OK, let’s see if we can make some sense out of the issue of net neutrality, or at least explain the title of this piece.
Last night, the House passed the video franchising/net neutrality bill. Don’t know about you, but it’s been a little tough for us to get our brain around this one. This is a debate rife with doublespeak, hijacked phrases and half-truths. Apparently, the phrase “net neutrality” started out meaning one thing, then got purloined by the folks who used it to mean the opposite. Here in Washington, you can’t pick up a paper without seeing a bunch of full page ads — from both sides — about keeping the Internet free. Yeah, we’re for that.
Let’s start with video franchising, the easier of the two to explain: Right now, companies that want to deploy local video lines (broadband) have to gain franchising approval community by community. There are over 30,000 communities out there. This is a throwback to the days of the first cable franchises, when companies laboriously went from community to community to seek approvals from local authorities to dig up manicured suburban lawns. Now, companies are ready to deploy broadband but are encumbered by a regulatory regime hatched during the era of the rotary phone. This bill would supersede these local and painstaking franchising procedures with a standardized, national process that would speed deployment of broadband. Remember that the US ranks 16th in the world in broadband, a modern embarrassment. If we don’t take steps to speed deployment, we might well fall to 17th or 20th. Manufacturers depend vitally on the telecomm infrastructure for both voice and data, to remain competitive with the rest of the world.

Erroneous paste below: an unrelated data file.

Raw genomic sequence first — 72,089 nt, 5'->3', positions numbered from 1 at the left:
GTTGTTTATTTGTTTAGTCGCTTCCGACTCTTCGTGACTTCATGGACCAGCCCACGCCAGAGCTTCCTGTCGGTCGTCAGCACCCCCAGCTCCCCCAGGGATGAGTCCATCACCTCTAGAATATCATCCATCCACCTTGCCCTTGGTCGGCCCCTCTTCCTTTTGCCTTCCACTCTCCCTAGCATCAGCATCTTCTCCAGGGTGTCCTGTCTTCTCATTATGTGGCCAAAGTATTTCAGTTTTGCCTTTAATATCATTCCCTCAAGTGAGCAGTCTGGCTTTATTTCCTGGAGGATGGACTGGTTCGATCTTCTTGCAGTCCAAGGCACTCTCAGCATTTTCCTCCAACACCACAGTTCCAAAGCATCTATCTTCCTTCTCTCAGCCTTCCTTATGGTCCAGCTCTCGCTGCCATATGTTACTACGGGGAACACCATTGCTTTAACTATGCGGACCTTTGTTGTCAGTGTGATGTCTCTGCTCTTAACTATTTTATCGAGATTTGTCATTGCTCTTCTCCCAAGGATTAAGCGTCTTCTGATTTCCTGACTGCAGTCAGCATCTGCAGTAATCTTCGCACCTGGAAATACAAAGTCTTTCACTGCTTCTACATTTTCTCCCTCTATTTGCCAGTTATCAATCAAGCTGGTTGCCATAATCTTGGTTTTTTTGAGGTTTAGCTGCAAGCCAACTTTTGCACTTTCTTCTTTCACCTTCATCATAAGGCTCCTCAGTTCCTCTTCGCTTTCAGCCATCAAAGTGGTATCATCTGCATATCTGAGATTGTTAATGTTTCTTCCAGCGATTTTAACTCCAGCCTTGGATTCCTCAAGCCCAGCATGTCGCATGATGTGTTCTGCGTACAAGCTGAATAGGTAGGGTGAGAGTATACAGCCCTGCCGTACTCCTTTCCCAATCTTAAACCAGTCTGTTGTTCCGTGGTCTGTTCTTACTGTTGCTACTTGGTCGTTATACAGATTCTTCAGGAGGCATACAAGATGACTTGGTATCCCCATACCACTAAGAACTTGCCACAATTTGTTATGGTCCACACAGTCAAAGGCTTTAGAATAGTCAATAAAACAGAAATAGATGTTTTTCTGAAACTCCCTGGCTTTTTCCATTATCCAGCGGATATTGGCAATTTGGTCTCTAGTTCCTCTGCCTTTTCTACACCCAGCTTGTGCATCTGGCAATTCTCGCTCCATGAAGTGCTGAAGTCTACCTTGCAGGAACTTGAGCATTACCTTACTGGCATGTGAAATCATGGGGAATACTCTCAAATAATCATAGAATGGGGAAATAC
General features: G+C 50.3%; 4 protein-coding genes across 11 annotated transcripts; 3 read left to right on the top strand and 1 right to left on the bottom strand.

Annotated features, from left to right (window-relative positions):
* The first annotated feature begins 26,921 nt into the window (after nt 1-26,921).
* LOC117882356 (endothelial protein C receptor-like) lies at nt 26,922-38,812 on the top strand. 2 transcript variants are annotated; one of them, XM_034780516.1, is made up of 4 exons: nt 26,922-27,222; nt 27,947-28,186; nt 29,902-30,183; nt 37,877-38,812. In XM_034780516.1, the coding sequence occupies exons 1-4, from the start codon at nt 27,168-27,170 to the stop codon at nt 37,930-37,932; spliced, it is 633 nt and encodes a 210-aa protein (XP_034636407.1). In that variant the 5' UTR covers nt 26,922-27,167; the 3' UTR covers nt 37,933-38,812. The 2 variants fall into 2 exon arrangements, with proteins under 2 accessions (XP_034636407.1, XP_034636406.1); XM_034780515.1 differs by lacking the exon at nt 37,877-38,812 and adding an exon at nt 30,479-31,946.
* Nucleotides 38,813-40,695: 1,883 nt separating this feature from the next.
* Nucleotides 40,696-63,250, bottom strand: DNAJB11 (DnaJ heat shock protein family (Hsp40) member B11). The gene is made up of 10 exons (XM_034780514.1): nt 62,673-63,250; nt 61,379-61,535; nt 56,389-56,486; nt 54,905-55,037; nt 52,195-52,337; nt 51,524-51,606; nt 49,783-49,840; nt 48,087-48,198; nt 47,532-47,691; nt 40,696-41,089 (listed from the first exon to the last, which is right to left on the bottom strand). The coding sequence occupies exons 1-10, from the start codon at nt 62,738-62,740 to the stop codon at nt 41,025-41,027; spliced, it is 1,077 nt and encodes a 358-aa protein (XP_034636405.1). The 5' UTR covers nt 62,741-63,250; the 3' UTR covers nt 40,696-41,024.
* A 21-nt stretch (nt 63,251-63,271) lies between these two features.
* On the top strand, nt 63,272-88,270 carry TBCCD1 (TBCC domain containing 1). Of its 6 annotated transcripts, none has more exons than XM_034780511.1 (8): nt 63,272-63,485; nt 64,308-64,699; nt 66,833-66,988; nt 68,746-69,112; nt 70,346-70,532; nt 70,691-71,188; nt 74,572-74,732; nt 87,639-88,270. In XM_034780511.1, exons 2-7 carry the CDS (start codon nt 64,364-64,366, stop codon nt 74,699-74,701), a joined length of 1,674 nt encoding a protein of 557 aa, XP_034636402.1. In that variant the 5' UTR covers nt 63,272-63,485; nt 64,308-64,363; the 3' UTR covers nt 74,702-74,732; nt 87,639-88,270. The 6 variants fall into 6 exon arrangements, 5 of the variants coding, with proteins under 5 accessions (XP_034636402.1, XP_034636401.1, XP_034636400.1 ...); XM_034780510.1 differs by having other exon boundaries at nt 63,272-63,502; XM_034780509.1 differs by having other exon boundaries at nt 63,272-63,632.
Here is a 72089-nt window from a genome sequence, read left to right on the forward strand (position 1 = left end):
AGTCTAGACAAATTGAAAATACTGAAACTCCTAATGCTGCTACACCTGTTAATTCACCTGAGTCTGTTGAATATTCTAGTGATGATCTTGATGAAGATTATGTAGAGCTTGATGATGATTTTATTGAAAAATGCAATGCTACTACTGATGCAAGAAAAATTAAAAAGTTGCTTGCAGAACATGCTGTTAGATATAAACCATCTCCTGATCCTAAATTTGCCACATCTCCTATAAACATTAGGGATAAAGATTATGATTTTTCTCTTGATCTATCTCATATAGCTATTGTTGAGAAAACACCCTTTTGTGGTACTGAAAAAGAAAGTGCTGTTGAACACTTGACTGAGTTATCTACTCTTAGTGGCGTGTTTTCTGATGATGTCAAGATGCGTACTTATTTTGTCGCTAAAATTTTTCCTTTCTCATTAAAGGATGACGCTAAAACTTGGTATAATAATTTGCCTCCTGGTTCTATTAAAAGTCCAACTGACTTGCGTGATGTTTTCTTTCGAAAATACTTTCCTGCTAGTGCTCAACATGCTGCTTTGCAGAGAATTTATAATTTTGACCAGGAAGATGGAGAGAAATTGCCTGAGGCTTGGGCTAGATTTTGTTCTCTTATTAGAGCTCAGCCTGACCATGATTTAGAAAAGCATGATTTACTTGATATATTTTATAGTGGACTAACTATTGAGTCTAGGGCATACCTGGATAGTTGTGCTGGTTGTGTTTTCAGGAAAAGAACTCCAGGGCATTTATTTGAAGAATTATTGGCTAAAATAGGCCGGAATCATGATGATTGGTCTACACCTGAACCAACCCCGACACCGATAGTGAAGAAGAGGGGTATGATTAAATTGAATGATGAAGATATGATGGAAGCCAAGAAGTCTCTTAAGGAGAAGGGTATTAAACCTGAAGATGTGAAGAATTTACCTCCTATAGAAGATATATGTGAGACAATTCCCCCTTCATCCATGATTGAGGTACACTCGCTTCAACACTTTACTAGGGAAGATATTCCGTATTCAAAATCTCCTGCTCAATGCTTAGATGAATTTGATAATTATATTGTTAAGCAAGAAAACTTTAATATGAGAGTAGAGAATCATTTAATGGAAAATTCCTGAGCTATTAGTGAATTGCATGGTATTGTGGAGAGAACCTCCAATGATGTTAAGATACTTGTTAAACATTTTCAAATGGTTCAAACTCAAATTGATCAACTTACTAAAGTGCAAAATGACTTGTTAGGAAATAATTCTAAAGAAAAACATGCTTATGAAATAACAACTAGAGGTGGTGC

As for “net neutrality”, here’s a link to the best, most straightforward explanation of the issue that we’ve seen — and we’ve seen a lot of ’em. Basically, as this writer says, it would be akin to mandating one price for all postal service, whether you were mailing a post card or a bicycle. Guess what would happen? The price of mailing a post card would skyrocket, to cover the cost of the occasional bicycle. As it is, the US Postal Service can charge different rates for different levels of service. So, too here — it would seem that the free market should allow companies to charge different prices for different levels of service. Seems fair to us. The more Soviet, one-charge-fits-all system doesn’t seem very capitalistic.
Yesterday we dropped this Key Vote card to every House office yesterday, urging members to support H.R. 5252 — the Communications Opportunity, Promotion and Enhancement Act — and to oppose the Markey Amendment on so-called “net neutrality.” Looks like it did the trick. Yes, we can all pay one price, but for joe and josephine consumer, at the end of the day, it’s going to be a higher price. We prefer to let the market work.
And so we say, “Bravo” to the House of Representatives for getting it right, and for helping to move our infrastructure more in line with our place in the world.
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